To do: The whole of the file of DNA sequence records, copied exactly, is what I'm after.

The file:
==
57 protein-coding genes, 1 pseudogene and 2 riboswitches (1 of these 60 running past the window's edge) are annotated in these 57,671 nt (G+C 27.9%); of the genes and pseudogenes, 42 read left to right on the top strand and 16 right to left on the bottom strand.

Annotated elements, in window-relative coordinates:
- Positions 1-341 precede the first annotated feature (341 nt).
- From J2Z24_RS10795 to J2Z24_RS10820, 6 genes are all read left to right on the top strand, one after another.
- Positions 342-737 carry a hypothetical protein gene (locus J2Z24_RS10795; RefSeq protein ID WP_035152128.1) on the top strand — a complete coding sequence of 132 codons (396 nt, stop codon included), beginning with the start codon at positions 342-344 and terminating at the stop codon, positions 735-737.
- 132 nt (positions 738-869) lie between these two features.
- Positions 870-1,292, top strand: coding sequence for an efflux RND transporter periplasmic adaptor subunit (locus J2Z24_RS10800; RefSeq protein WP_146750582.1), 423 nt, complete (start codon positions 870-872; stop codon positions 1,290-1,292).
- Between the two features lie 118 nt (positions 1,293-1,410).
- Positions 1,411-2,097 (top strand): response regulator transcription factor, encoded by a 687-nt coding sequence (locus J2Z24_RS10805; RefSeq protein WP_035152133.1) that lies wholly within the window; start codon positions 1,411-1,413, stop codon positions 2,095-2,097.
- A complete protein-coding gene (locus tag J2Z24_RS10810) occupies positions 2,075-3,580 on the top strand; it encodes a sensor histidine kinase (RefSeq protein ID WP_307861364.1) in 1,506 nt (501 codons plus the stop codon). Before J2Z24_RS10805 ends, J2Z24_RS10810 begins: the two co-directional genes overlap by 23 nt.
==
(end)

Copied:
57 protein-coding genes, 1 pseudogene and 2 riboswitches (1 of these 60 running past the window's edge) are annotated in these 57,671 nt (G+C 27.9%); of the genes and pseudogenes, 42 read left to right on the top strand and 16 right to left on the bottom strand.

Annotated elements, in window-relative coordinates:
- Positions 1-341 precede the first annotated feature (341 nt).
- From J2Z24_RS10795 to J2Z24_RS10820, 6 genes are all read left to right on the top strand, one after another.
- Positions 342-737 carry a hypothetical protein gene (locus J2Z24_RS10795; RefSeq protein ID WP_035152128.1) on the top strand — a complete coding sequence of 132 codons (396 nt, stop codon included), beginning with the start codon at positions 342-344 and terminating at the stop codon, positions 735-737.
- 132 nt (positions 738-869) lie between these two features.
- Positions 870-1,292, top strand: coding sequence for an efflux RND transporter periplasmic adaptor subunit (locus J2Z24_RS10800; RefSeq protein WP_146750582.1), 423 nt, complete (start codon positions 870-872; stop codon positions 1,290-1,292).
- Between the two features lie 118 nt (positions 1,293-1,410).
- Positions 1,411-2,097 (top strand): response regulator transcription factor, encoded by a 687-nt coding sequence (locus J2Z24_RS10805; RefSeq protein WP_035152133.1) that lies wholly within the window; start codon positions 1,411-1,413, stop codon positions 2,095-2,097.
- A complete protein-coding gene (locus tag J2Z24_RS10810) occupies positions 2,075-3,580 on the top strand; it encodes a sensor histidine kinase (RefSeq protein ID WP_307861364.1) in 1,506 nt (501 codons plus the stop codon). Before J2Z24_RS10805 ends, J2Z24_RS10810 begins: the two co-directional genes overlap by 23 nt.